When she shows up, however, Erica always has an agenda. She breaks in line. She pesters folks for money. She bitches about the color of the free jacket we gave her or that Stephanie got a nicer one than she did. If you don’t watch her, she will get back in line, ostensibly to get another jacket or pair of shoes for her ‘cousin’, which will actually end up on Martin Street, traded for her drug of choice.
If that was not enough, Erica is a first class bigot, too. She yells at the Latino men she imagines are trying to cut in front of her. Since Erica is black, this adds a delightful bit of racial tension to our little gathering.
I often wish she would just go away.
Just before Christmas, it hit a new level. Samir is a delightful Indian man who always lives in that gray area between housed and homeless. He is always smiling and happy, and I have seen him take shoes we have given him and give them to someone who needed them more. He is not just a guest of ours – he is also a volunteer, helping us set up the tables and unpack the vehicles. I wish I had 100 volunteers just like Samir.
Erica was at the head of the line. Samir was wrestling the coffee urn from the car when Erica shouts “I don’t want that A-rab touching my food. He looks like a terrorist or something”.
I blew my top. “Shut up! Just shut the hell up!” I shout at Erica. “Samir is my friend and our guest – just like you are. If you don’t want food Samir has touched, you can leave.”
She mumbled something under her breath – I am not sure what it was, but I am pretty sure it was not “I love you”. She took her food and coffee and marched away, quietly, for which I was thankful.
The next week, I saw Erica coming down the sidewalk toward where we were setting up. Samir, who was unloading the coffee, saw her first and pointed her out to me. I thought, “Oh Boy! Here we go again…” I had this bad feeling in my gut – like when you see the train wreck coming, but really can’t do anything about it. But she surprised me.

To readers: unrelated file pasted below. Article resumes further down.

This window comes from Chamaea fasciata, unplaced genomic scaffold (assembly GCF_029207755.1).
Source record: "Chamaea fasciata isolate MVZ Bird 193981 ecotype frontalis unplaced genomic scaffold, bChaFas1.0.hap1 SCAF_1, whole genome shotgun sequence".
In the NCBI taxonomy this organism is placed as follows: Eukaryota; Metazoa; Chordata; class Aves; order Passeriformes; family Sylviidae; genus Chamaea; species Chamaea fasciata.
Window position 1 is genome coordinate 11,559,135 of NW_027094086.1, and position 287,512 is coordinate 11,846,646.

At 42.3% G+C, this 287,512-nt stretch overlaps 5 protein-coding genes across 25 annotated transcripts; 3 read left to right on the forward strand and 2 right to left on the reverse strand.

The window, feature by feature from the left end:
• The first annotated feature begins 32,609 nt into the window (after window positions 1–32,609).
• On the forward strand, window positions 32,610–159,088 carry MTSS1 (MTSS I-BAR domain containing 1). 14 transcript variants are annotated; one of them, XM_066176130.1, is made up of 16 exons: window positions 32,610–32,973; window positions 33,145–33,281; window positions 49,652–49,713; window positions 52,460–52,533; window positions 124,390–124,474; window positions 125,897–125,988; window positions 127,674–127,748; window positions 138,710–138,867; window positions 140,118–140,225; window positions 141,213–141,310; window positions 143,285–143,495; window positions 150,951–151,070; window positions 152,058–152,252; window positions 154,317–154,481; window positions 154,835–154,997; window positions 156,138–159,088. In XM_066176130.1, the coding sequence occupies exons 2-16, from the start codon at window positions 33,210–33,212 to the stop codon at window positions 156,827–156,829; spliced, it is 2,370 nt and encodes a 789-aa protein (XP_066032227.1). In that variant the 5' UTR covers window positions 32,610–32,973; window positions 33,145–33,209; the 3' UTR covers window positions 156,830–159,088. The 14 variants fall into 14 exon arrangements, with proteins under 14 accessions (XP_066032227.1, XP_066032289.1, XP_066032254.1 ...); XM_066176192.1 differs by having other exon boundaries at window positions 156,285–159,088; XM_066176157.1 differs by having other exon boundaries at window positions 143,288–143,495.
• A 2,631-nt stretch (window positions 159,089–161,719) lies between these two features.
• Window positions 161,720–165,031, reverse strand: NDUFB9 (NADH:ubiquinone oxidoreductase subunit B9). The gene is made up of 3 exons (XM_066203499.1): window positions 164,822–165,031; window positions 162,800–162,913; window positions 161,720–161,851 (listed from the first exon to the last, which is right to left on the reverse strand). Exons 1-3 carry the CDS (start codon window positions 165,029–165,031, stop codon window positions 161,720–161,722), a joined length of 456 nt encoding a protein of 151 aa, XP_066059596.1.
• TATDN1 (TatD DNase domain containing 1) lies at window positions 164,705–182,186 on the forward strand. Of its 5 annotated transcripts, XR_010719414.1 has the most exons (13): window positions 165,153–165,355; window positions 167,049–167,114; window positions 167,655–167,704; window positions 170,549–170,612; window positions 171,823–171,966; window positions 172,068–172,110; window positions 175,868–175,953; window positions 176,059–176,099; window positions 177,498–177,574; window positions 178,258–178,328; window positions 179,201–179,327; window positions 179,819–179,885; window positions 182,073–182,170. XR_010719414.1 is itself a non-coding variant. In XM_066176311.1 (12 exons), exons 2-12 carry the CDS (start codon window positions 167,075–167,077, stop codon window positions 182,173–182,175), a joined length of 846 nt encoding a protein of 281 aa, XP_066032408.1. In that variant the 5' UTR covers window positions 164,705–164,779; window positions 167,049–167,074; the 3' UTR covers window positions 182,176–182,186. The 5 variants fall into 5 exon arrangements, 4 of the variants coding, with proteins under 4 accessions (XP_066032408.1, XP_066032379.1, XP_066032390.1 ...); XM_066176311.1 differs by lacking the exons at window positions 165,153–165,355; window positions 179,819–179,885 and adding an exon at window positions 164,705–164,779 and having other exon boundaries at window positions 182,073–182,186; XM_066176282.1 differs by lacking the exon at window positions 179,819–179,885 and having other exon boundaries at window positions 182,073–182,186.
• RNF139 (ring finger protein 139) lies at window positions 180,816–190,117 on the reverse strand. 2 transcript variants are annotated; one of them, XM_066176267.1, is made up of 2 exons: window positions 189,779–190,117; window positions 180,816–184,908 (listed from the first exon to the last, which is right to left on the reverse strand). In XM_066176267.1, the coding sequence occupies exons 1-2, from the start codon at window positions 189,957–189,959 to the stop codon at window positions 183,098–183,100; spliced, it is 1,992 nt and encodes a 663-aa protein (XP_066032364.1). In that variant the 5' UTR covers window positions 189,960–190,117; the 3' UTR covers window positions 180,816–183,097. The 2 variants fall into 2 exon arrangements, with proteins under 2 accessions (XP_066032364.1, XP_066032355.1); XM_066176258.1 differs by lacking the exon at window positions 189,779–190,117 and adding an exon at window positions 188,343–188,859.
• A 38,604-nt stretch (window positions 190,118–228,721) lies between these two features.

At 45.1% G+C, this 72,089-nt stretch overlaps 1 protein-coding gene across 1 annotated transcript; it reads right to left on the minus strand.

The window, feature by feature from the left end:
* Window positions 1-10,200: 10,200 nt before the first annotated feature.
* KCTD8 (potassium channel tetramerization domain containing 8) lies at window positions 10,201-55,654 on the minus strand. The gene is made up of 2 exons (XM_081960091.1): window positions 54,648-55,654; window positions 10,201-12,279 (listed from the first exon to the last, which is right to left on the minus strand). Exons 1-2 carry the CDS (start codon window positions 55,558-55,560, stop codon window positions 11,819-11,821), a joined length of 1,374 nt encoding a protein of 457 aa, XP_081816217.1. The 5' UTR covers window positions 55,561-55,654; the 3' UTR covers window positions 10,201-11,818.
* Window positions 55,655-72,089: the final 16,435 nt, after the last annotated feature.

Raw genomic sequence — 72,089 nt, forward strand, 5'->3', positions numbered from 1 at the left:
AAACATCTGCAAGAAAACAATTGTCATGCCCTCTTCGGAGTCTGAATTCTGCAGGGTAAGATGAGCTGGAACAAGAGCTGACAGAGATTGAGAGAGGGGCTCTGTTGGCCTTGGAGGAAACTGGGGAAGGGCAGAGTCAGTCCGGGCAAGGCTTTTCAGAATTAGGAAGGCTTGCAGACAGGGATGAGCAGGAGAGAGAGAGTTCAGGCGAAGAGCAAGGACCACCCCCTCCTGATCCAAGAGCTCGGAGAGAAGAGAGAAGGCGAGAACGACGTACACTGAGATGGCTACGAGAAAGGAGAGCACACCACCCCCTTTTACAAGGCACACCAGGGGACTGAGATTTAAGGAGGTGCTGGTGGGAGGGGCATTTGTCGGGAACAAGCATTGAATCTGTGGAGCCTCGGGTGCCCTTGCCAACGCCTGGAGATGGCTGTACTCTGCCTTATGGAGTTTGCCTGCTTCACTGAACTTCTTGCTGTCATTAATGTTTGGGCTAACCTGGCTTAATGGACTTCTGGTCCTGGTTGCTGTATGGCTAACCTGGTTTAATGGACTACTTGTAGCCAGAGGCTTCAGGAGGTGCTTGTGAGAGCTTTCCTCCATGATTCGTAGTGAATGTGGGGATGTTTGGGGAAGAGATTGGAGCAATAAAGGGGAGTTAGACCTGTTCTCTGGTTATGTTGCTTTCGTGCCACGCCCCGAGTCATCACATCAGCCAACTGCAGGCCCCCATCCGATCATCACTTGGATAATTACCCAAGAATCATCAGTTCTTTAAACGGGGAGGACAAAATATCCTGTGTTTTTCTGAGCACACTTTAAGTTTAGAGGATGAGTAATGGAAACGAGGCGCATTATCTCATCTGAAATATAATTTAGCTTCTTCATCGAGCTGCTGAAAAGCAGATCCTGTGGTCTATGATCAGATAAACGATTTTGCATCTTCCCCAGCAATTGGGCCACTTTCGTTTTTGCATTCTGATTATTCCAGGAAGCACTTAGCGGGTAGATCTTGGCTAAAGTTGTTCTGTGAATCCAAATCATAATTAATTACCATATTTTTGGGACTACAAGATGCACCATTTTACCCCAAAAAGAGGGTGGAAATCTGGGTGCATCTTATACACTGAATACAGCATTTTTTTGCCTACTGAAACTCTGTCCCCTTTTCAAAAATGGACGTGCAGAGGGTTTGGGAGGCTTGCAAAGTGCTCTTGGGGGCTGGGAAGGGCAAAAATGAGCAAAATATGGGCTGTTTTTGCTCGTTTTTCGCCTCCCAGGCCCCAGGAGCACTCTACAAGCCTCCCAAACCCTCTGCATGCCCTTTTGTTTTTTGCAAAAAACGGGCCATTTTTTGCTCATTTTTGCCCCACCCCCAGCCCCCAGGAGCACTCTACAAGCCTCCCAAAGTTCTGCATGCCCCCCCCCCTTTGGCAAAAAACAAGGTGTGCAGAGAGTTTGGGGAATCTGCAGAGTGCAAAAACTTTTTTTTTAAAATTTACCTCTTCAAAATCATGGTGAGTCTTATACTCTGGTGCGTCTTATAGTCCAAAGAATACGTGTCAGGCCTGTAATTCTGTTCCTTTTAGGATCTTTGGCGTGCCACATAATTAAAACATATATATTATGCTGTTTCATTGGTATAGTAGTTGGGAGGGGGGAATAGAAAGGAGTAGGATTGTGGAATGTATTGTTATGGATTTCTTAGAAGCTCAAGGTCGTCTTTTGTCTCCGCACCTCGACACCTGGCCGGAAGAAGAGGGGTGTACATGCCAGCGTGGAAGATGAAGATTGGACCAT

She comes up to me. “Hugh”, she said. “I owe you an apology. I am sorry for the way I acted last week. I was wrong, and you were right to chew me out. Are we still friends?”
You can look at this one way and believe that nothing has changed. Erica is still a liar and a thief, and her presence still brings tension to the group when she shows up. On another level, she at least owns up to her end of the relationship, and that is not a small thing at all. And I have come to realize I had not loved Erica as I did myself – I only loved Erica as I wished she was. I loved my idea of Erica. No wonder she kept disappointing me.
Several weeks now into this new aspect of our relationship, Erica and I are not yet pals, but we are civil to each other when we run into each other, which is often. Last time I gave her a biscuit, she said thank you and I didn’t want to punch her, so maybe she has traveled a bit farther than I have. But we are working on it.
John the evangelist tells us that God is love, and that God loved the world. If the world has any hope of redemption, that redemption is only going to come about because of love. But not the love of dreams, but the harsh and dreadful love that only comes from real relationships with real people.
Long before we can ever learn to love one another, we are going to have to get to know each other. Even when it is hard.
Maybe especially when it is hard.